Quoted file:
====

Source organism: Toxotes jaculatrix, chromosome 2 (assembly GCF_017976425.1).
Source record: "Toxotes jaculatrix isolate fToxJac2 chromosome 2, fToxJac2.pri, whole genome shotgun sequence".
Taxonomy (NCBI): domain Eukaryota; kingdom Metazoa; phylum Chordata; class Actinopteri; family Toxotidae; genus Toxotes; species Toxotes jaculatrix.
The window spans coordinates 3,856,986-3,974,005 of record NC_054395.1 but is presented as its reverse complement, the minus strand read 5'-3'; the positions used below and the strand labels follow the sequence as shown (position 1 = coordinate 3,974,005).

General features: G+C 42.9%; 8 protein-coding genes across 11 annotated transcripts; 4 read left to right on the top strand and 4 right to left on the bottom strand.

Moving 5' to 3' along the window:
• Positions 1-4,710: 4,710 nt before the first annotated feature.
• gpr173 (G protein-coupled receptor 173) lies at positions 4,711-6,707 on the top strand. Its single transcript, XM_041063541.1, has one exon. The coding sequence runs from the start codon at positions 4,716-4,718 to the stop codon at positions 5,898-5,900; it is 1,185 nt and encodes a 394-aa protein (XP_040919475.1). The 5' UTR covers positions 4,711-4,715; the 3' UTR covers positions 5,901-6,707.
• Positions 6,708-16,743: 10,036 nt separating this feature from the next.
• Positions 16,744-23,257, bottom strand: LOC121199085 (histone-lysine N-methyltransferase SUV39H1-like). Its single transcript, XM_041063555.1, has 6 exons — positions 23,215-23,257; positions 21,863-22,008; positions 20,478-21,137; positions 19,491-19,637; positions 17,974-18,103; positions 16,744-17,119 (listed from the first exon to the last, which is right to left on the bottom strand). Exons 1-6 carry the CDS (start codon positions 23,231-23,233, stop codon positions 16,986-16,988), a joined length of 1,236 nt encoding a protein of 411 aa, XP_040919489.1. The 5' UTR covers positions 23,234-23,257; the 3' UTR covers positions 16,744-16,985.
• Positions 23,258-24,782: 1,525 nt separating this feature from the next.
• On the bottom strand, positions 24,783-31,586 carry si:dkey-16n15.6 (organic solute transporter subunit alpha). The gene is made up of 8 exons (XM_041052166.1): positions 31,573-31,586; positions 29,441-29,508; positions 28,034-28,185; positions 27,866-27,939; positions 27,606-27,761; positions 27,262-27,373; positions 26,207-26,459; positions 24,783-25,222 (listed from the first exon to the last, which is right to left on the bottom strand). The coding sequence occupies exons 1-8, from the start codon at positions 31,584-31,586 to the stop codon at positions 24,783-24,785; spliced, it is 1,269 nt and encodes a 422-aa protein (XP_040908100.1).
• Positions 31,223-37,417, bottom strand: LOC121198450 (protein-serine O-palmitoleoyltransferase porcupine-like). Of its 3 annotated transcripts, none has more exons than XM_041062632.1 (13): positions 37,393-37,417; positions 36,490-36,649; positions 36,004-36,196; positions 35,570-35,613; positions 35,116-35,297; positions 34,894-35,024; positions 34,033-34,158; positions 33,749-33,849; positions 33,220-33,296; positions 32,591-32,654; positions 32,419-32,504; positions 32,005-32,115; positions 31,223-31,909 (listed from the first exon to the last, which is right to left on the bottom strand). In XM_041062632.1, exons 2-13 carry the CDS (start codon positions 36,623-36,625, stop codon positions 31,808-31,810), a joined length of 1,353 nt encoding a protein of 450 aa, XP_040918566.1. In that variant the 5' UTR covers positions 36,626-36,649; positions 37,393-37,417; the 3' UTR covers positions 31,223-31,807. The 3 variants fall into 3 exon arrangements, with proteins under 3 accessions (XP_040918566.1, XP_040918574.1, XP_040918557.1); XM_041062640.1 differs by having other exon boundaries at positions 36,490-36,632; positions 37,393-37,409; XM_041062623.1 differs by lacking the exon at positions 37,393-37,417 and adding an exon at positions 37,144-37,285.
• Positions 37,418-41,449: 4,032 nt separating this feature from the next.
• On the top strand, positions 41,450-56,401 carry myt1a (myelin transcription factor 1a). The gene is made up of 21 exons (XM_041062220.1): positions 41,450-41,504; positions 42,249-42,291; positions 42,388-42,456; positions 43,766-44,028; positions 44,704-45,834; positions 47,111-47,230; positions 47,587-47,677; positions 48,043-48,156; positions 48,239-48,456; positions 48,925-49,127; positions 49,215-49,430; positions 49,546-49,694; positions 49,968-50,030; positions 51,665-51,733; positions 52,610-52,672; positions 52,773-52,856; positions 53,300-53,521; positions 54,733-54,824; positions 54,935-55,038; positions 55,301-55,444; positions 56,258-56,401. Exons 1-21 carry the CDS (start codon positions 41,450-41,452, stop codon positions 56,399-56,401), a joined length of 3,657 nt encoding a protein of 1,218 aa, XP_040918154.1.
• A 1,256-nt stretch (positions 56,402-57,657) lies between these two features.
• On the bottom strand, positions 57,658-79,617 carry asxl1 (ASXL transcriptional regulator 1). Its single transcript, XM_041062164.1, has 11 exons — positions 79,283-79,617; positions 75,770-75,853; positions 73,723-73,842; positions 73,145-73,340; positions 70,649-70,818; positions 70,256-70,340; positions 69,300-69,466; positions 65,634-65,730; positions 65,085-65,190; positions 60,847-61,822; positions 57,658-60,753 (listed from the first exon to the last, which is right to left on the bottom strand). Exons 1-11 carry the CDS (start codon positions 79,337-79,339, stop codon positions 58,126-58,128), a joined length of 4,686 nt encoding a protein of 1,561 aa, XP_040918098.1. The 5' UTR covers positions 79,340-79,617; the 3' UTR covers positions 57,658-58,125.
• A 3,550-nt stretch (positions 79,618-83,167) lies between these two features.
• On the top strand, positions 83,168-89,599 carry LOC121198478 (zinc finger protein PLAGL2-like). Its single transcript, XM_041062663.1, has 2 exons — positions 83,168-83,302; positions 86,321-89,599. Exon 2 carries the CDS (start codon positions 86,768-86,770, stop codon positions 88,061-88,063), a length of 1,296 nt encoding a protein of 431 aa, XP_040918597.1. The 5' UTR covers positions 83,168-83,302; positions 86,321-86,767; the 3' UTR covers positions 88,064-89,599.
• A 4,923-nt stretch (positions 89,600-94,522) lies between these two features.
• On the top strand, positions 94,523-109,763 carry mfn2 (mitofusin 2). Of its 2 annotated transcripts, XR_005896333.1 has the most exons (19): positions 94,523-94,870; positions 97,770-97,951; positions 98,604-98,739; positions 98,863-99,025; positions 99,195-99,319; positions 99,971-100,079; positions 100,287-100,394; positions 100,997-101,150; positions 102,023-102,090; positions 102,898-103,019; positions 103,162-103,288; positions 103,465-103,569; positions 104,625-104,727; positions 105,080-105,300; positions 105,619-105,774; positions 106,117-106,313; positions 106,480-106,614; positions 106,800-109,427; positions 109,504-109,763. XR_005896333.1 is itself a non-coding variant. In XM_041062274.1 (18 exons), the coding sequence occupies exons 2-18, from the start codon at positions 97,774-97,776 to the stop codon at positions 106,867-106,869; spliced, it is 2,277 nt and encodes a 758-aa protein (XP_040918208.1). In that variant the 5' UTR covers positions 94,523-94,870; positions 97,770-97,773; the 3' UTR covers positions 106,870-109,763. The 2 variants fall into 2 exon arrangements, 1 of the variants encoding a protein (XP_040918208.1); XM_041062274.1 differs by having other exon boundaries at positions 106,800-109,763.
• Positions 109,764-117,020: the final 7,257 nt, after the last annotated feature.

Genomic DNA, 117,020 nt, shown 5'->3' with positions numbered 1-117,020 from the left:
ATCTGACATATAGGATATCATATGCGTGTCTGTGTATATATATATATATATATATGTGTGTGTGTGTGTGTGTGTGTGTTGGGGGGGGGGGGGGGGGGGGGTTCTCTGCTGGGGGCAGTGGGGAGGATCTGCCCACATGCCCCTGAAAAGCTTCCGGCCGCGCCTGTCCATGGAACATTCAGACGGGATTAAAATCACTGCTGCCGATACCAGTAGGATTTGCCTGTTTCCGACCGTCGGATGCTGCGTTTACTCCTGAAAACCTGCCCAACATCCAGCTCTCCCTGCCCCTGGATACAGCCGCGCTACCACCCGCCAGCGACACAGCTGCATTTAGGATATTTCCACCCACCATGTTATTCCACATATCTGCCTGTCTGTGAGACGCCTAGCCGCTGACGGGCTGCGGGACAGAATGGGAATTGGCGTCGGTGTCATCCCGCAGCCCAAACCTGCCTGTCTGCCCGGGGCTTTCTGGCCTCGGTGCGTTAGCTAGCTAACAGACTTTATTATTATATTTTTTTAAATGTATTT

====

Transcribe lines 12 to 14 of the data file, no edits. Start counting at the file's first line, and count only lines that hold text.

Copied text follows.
• On the bottom strand, positions 24,783-31,586 carry si:dkey-16n15.6 (organic solute transporter subunit alpha). The gene is made up of 8 exons (XM_041052166.1): positions 31,573-31,586; positions 29,441-29,508; positions 28,034-28,185; positions 27,866-27,939; positions 27,606-27,761; positions 27,262-27,373; positions 26,207-26,459; positions 24,783-25,222 (listed from the first exon to the last, which is right to left on the bottom strand). The coding sequence occupies exons 1-8, from the start codon at positions 31,584-31,586 to the stop codon at positions 24,783-24,785; spliced, it is 1,269 nt and encodes a 422-aa protein (XP_040908100.1).
• Positions 31,223-37,417, bottom strand: LOC121198450 (protein-serine O-palmitoleoyltransferase porcupine-like). Of its 3 annotated transcripts, none has more exons than XM_041062632.1 (13): positions 37,393-37,417; positions 36,490-36,649; positions 36,004-36,196; positions 35,570-35,613; positions 35,116-35,297; positions 34,894-35,024; positions 34,033-34,158; positions 33,749-33,849; positions 33,220-33,296; positions 32,591-32,654; positions 32,419-32,504; positions 32,005-32,115; positions 31,223-31,909 (listed from the first exon to the last, which is right to left on the bottom strand). In XM_041062632.1, exons 2-13 carry the CDS (start codon positions 36,623-36,625, stop codon positions 31,808-31,810), a joined length of 1,353 nt encoding a protein of 450 aa, XP_040918566.1. In that variant the 5' UTR covers positions 36,626-36,649; positions 37,393-37,417; the 3' UTR covers positions 31,223-31,807. The 3 variants fall into 3 exon arrangements, with proteins under 3 accessions (XP_040918566.1, XP_040918574.1, XP_040918557.1); XM_041062640.1 differs by having other exon boundaries at positions 36,490-36,632; positions 37,393-37,409; XM_041062623.1 differs by lacking the exon at positions 37,393-37,417 and adding an exon at positions 37,144-37,285.
• Positions 37,418-41,449: 4,032 nt separating this feature from the next.